Years of inactivity end for Monument Council

POSTED: 02/21/12 12:22 PM

Advice will go soon to Minister Arrindell

St. Maarten – Minister of Education, Culture, Youth and Sport Rhoda Arrindell will soon have an advice on her desk about the Monument Council. Department head Neville York told this newspaper yesterday that the paperwork for the advice is done. ‘”The council has been dormant for a while, but the advice will now go to the minister within a very short period,” York said.
He declined to say who the candidate-members for the council are, because this is part of the advice.
Environmentalists have been concerned about the lack of an active Monument Council which is among others charged with advising the government. When the island territory drew up a list of objects to be placed on the Monument List, owners had the option to appeal. However, such appeals could only be handled based on an advice from the Monument Council, and since it did not exist, no advice was forthcoming.
This is how that situation played out in court on November 28, 2009 when Edna Diggs and Marni Weinstock, together with the Dutch real estate development company Emilio Wilson BV attempted to obtain a planning permit for the estate.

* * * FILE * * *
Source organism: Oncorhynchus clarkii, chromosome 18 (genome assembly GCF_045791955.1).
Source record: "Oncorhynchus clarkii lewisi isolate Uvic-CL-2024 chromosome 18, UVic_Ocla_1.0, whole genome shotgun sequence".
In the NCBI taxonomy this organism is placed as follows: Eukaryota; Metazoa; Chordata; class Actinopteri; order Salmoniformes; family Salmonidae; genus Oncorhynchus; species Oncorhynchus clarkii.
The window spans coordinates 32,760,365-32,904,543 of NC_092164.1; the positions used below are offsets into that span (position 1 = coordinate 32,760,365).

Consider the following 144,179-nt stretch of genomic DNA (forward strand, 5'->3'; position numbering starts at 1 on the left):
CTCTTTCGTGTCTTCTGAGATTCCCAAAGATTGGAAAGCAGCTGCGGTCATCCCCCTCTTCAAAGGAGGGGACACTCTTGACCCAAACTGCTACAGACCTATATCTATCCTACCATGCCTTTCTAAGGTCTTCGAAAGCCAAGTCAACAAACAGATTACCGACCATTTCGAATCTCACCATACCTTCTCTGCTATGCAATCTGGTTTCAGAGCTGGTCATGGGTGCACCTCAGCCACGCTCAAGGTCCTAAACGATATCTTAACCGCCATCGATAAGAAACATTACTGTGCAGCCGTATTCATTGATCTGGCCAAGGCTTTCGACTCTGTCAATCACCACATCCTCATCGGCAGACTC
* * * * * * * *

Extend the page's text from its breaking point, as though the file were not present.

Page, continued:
mr. Bert Hofman, who acted as attorney for the Island Council during this court hearing, stated that the placement of the Emilio Wilson Estate on the monument list had become irrevocable. The Executive Council placed the estate on the list on July 31, 2008, and the owners appealed this decision on September 1. “Handling the appeal did unfortunately not take place within the legal term of six months for lack of the legally required advice from the Monument Council. As a consequence, the administrative appeal is considered to have been dismissed,” Hofman said. He added that the Island Council does not know whether the owners have appealed this dismissal in a timely manner in the administrative court. “That means that the designation of the Emilio Wilson Estate as a protected monument has become final.”
“We have objected to the placement on the monument list and we never heard anything about it anymore. Now I have to hear here in court that the decision has become irrevocable. That is the world upside down, it rewards the government for doing nothing,” the attorney for Diggs, Weinstock and the developer Mr. Rik Bergman said at the time. “We filed an objection, and we stand by that objection. There was no reaction because the government is incapable of appointing a Monument Council.”
The appointment of members to the Monument Council has gained renewed urgency because of the plans to develop a rainforest attraction park on the estate.

Environmentalist Rueben Thompson recalls another example that required the input from the Monument Council in 2009. In that year, the government asked for a permit to remove part of the salt pans in the Great Salt Pond to accommodate the construction of the ring road. That permit obviously also required an advice from the Monument Council.
According to Thompson this permit was then granted by default, and he now fears that something similar might happen with a planning permit for the rainforest attraction park if there is no advice from the Monument Council forthcoming.

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